World leaders and tech giants have gathered for a historic summit in an effort to crack down on online hate in the wake of the Christchurch shooting.
New Zealand Prime Minister Jacinda Ardern organized the event, hosted in Paris by French President Emmanuel Macron, where she unveiled her initiative known as the “Christchurch Call.”
Seventeen countries and eight tech giants came together in support of Ardern’s initiative which commits foreign countries and tech giants to tackle the spread of dangerous content on social media.
Countries including Australia, Germany, Japan, the Netherlands, Spain, India and Sweden said they backed the initiative. The United States did not sign up to the pledge.
A statement from the White House said while the U.S. is “not currently in a position to join the endorsement” they continue to “support the overall goals reflected in the call.”
The statement, however, goes on to suggest concerns about the potential risks to free speech: “We continue to be proactive in our efforts to counter terrorist content online while also continuing to respect freedom of expression and freedom of the press.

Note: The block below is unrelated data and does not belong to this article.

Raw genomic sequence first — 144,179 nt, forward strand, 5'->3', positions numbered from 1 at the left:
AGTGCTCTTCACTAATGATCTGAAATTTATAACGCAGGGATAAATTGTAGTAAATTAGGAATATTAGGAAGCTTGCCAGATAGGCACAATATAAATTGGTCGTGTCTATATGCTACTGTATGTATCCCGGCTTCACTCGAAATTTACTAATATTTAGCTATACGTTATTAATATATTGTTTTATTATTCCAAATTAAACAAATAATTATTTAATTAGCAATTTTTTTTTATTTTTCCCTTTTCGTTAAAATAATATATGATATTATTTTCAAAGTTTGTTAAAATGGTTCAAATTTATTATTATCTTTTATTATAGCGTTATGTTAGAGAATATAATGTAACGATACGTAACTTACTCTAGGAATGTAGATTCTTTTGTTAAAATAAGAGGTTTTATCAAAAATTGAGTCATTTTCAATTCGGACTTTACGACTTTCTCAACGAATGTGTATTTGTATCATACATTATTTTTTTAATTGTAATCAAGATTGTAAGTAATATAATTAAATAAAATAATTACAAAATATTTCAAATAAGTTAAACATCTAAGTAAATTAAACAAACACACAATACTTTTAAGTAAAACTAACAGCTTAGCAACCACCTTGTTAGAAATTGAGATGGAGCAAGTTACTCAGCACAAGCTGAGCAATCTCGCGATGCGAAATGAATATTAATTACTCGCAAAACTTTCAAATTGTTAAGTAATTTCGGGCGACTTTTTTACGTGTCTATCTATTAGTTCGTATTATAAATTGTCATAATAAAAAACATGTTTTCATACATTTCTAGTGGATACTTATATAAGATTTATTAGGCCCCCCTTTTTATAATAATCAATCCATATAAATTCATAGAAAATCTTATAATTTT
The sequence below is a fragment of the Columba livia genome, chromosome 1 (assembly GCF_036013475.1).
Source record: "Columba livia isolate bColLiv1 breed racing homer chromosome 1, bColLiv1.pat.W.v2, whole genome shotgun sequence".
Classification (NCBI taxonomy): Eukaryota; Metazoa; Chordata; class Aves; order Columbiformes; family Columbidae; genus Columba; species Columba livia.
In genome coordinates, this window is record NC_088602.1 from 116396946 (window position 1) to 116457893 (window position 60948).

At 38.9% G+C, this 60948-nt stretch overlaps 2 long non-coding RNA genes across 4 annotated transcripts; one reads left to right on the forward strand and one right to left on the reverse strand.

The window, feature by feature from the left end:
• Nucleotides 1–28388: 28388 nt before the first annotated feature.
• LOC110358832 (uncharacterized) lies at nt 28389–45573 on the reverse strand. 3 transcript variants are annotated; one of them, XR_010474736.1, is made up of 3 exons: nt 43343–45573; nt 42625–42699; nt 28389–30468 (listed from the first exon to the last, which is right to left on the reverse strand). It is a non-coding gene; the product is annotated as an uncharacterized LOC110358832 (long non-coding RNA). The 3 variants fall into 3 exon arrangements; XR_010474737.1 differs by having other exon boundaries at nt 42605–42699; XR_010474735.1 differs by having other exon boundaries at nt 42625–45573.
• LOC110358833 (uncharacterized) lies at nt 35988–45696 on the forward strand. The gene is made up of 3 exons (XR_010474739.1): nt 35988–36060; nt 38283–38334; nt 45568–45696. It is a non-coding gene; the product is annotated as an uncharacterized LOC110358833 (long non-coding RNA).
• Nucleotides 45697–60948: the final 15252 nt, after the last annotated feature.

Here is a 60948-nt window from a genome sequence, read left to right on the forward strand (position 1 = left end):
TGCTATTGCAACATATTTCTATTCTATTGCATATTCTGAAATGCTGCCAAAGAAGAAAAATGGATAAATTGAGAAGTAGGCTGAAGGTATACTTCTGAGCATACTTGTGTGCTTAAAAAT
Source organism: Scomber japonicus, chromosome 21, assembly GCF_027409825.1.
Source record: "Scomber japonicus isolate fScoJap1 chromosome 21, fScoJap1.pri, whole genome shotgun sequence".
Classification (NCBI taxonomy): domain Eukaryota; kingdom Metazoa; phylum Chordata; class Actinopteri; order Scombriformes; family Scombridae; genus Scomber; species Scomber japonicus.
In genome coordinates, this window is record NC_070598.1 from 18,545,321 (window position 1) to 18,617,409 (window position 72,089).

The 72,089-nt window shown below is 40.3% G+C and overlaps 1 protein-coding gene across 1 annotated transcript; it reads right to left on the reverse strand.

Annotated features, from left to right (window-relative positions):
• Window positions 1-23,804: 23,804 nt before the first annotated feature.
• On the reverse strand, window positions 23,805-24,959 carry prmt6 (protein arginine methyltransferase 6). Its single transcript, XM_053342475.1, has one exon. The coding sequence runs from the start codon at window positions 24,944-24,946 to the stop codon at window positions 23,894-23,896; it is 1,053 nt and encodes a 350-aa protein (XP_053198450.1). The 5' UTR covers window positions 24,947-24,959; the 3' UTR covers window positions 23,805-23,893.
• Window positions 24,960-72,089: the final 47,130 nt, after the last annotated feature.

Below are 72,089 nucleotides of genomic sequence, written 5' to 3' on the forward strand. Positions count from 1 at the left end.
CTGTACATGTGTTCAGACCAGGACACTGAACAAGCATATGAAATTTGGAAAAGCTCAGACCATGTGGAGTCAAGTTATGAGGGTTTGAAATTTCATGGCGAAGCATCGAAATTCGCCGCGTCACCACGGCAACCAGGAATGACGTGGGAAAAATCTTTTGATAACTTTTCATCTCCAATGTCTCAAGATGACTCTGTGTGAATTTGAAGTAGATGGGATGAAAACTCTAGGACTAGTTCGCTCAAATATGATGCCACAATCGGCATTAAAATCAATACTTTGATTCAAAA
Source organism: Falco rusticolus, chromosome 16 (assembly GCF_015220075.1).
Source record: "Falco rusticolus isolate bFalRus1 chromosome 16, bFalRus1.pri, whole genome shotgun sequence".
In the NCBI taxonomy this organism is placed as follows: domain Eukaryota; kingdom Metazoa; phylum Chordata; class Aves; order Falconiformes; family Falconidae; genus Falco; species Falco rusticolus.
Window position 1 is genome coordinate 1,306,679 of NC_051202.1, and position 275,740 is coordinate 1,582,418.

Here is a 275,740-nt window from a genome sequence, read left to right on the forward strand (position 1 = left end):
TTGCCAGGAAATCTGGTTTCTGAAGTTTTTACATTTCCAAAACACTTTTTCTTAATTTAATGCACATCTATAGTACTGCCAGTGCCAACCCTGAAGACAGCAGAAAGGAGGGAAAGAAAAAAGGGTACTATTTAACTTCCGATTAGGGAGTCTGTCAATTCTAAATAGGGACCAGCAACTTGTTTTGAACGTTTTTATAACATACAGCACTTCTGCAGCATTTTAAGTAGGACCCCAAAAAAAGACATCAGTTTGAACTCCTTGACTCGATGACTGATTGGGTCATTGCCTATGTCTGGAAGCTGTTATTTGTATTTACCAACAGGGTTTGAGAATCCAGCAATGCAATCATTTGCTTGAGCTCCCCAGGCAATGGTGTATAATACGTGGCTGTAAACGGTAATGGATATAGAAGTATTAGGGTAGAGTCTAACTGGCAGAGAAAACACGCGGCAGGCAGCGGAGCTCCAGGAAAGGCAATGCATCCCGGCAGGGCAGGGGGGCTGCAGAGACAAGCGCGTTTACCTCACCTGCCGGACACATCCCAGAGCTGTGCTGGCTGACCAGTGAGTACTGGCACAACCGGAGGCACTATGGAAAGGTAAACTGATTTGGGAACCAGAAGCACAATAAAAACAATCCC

“Further, we maintain that the best tool to defeat terrorist speech is productive speech, and thus we emphasize the importance of promoting credible, alternative narratives as the primary means by which we can defeat terrorist messaging,” the statement said.
In a historic move, world leaders and tech giants have signed a pledge to stamp out violent, extremist content on the internet – in an initiative known as the "Christchurch call". @AmeliaAdams9 #9News pic.twitter.com/Eu237P5jBg
— Nine News Melbourne (@9NewsMelb) May 16, 2019